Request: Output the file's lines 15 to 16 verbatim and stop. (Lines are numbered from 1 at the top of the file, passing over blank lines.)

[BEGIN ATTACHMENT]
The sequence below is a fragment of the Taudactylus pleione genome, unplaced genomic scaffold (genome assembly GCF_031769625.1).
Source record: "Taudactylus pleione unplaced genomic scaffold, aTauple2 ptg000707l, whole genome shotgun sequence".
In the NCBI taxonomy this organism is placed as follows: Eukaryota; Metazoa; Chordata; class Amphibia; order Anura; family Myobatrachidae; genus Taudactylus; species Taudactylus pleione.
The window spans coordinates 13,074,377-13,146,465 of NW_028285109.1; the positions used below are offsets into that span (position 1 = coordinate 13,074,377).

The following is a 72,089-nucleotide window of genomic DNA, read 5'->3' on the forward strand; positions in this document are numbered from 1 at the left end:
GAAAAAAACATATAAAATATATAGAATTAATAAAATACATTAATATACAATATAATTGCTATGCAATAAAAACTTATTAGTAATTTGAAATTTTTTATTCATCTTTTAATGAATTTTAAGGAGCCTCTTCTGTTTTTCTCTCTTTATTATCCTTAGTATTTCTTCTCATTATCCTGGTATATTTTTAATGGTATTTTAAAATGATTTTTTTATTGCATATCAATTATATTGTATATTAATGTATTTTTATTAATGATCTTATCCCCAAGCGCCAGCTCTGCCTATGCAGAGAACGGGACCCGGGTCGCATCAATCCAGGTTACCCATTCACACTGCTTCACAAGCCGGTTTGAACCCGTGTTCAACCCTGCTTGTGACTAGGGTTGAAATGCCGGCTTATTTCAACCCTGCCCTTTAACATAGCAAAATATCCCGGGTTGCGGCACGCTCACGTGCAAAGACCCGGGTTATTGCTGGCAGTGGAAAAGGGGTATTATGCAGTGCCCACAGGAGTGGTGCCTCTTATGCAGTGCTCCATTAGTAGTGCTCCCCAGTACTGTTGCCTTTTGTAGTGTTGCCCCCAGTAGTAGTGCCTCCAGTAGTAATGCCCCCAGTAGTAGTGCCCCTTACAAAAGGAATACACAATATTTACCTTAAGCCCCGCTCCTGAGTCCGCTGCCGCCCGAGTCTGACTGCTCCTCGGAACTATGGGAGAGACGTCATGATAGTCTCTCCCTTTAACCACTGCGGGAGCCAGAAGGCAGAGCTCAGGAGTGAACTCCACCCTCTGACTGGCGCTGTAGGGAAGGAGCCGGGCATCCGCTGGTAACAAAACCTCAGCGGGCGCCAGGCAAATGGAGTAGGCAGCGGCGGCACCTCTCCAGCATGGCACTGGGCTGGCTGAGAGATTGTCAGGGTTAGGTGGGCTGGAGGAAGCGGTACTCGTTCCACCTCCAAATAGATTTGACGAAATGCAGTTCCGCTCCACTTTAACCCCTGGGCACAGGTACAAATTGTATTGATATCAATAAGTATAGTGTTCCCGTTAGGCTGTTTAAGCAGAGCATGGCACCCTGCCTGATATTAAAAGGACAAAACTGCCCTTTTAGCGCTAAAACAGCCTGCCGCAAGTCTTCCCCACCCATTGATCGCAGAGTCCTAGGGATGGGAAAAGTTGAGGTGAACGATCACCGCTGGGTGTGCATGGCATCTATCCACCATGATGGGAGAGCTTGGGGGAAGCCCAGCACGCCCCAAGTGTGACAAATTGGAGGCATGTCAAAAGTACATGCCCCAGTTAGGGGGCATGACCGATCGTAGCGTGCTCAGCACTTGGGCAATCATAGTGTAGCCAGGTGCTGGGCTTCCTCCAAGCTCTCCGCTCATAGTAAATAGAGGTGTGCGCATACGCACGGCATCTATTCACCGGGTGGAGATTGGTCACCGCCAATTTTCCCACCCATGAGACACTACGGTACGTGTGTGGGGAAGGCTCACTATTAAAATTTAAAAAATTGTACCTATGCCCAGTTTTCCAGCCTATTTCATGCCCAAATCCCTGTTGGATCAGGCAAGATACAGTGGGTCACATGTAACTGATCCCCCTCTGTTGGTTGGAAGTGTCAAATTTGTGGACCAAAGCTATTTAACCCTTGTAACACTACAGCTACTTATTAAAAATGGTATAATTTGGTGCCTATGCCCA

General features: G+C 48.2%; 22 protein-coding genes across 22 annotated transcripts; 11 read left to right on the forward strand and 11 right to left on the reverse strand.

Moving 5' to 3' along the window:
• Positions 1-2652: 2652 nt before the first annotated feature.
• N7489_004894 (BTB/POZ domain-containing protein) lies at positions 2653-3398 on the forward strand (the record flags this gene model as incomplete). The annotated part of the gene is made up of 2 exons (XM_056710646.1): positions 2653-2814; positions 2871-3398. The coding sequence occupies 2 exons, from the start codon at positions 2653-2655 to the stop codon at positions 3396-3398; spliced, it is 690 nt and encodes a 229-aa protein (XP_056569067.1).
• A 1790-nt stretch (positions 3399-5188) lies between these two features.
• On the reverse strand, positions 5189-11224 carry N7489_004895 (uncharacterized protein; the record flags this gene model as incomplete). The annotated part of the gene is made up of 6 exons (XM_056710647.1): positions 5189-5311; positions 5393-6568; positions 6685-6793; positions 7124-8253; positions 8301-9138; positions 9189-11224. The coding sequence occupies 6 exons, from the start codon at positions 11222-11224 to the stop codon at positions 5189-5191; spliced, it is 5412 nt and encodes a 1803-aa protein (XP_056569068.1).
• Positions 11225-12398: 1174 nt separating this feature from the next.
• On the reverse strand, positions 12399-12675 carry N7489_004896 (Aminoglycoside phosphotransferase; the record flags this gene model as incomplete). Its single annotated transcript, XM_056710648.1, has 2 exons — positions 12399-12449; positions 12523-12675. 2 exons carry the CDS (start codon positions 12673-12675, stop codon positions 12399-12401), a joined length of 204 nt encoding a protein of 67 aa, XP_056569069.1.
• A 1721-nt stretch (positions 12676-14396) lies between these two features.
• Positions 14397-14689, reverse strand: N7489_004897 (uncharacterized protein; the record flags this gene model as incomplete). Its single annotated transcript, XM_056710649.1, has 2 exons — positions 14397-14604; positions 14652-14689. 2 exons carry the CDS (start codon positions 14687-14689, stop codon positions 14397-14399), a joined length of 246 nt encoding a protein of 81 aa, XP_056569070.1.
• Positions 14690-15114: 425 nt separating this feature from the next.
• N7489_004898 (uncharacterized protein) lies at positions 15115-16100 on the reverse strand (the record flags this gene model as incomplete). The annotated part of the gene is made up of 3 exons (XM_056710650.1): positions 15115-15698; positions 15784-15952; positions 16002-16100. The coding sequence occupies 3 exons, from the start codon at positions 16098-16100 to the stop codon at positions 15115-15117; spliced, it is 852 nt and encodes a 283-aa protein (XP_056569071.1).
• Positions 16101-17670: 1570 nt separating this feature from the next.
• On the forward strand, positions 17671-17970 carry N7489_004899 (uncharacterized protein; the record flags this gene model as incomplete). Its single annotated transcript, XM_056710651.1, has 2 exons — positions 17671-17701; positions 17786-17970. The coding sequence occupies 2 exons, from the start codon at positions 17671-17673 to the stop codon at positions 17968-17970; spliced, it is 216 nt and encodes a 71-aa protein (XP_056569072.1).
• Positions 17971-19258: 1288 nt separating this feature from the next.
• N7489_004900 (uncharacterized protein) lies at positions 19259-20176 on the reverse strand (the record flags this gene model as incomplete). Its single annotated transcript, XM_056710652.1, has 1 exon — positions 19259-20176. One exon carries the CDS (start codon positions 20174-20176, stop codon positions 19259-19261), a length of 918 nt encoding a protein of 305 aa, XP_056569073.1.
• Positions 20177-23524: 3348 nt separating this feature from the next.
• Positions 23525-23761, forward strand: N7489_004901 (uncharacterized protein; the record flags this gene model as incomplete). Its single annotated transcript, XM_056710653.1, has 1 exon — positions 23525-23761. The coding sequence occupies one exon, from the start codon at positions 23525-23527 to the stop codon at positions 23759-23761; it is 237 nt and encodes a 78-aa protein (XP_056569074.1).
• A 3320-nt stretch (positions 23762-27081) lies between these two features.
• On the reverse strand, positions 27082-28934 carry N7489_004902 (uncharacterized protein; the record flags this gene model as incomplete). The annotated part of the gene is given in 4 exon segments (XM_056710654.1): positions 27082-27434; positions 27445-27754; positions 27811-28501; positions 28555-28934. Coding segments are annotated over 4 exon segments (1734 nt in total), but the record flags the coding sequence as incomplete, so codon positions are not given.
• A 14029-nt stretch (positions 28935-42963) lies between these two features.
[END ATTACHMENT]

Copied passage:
• A 1721-nt stretch (positions 12676-14396) lies between these two features.
• Positions 14397-14689, reverse strand: N7489_004897 (uncharacterized protein; the record flags this gene model as incomplete). Its single annotated transcript, XM_056710649.1, has 2 exons — positions 14397-14604; positions 14652-14689. 2 exons carry the CDS (start codon positions 14687-14689, stop codon positions 14397-14399), a joined length of 246 nt encoding a protein of 81 aa, XP_056569070.1.